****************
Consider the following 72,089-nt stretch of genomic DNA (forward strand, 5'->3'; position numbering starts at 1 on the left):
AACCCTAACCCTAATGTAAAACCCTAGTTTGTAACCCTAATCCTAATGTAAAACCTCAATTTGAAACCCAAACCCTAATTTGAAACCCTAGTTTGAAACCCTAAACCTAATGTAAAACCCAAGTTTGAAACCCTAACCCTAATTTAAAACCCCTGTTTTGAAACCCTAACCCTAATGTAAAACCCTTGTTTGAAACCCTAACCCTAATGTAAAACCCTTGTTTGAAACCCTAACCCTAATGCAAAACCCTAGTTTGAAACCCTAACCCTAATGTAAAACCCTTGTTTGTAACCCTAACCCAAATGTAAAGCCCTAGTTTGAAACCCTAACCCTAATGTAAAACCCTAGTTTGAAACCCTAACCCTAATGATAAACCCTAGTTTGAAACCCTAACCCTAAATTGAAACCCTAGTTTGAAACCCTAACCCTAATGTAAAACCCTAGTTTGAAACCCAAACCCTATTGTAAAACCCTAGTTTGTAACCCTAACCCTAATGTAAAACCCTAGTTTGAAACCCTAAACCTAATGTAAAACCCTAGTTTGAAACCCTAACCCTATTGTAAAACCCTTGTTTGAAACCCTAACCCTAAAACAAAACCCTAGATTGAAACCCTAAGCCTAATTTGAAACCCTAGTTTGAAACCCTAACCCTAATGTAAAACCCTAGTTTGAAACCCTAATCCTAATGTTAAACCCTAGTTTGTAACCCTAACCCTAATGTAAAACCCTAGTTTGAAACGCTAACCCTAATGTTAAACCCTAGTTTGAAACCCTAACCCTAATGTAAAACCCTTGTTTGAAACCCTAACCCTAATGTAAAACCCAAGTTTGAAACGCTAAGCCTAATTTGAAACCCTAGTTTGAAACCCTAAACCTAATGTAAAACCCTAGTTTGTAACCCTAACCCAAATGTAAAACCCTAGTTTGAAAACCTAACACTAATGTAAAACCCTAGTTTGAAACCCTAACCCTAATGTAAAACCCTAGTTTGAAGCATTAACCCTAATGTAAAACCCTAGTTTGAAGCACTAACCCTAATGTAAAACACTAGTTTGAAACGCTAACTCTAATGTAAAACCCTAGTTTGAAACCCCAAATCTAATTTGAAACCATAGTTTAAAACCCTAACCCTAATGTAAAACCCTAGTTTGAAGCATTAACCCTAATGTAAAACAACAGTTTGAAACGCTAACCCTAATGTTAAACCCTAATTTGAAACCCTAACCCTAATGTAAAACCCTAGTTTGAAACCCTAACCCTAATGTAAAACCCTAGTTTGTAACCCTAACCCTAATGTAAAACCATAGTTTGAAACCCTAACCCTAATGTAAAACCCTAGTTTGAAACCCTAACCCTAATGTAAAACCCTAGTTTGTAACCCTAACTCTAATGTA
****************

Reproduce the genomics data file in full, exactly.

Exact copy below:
Consider the following 72,089-nt stretch of genomic DNA (forward strand, 5'->3'; position numbering starts at 1 on the left):
AACCCTAACCCTAATGTAAAACCCTAGTTTGTAACCCTAATCCTAATGTAAAACCTCAATTTGAAACCCAAACCCTAATTTGAAACCCTAGTTTGAAACCCTAAACCTAATGTAAAACCCAAGTTTGAAACCCTAACCCTAATTTAAAACCCCTGTTTTGAAACCCTAACCCTAATGTAAAACCCTTGTTTGAAACCCTAACCCTAATGTAAAACCCTTGTTTGAAACCCTAACCCTAATGCAAAACCCTAGTTTGAAACCCTAACCCTAATGTAAAACCCTTGTTTGTAACCCTAACCCAAATGTAAAGCCCTAGTTTGAAACCCTAACCCTAATGTAAAACCCTAGTTTGAAACCCTAACCCTAATGATAAACCCTAGTTTGAAACCCTAACCCTAAATTGAAACCCTAGTTTGAAACCCTAACCCTAATGTAAAACCCTAGTTTGAAACCCAAACCCTATTGTAAAACCCTAGTTTGTAACCCTAACCCTAATGTAAAACCCTAGTTTGAAACCCTAAACCTAATGTAAAACCCTAGTTTGAAACCCTAACCCTATTGTAAAACCCTTGTTTGAAACCCTAACCCTAAAACAAAACCCTAGATTGAAACCCTAAGCCTAATTTGAAACCCTAGTTTGAAACCCTAACCCTAATGTAAAACCCTAGTTTGAAACCCTAATCCTAATGTTAAACCCTAGTTTGTAACCCTAACCCTAATGTAAAACCCTAGTTTGAAACGCTAACCCTAATGTTAAACCCTAGTTTGAAACCCTAACCCTAATGTAAAACCCTTGTTTGAAACCCTAACCCTAATGTAAAACCCAAGTTTGAAACGCTAAGCCTAATTTGAAACCCTAGTTTGAAACCCTAAACCTAATGTAAAACCCTAGTTTGTAACCCTAACCCAAATGTAAAACCCTAGTTTGAAAACCTAACACTAATGTAAAACCCTAGTTTGAAACCCTAACCCTAATGTAAAACCCTAGTTTGAAGCATTAACCCTAATGTAAAACCCTAGTTTGAAGCACTAACCCTAATGTAAAACACTAGTTTGAAACGCTAACTCTAATGTAAAACCCTAGTTTGAAACCCCAAATCTAATTTGAAACCATAGTTTAAAACCCTAACCCTAATGTAAAACCCTAGTTTGAAGCATTAACCCTAATGTAAAACAACAGTTTGAAACGCTAACCCTAATGTTAAACCCTAATTTGAAACCCTAACCCTAATGTAAAACCCTAGTTTGAAACCCTAACCCTAATGTAAAACCCTAGTTTGTAACCCTAACCCTAATGTAAAACCATAGTTTGAAACCCTAACCCTAATGTAAAACCCTAGTTTGAAACCCTAACCCTAATGTAAAACCCTAGTTTGTAACCCTAACTCTAATGTA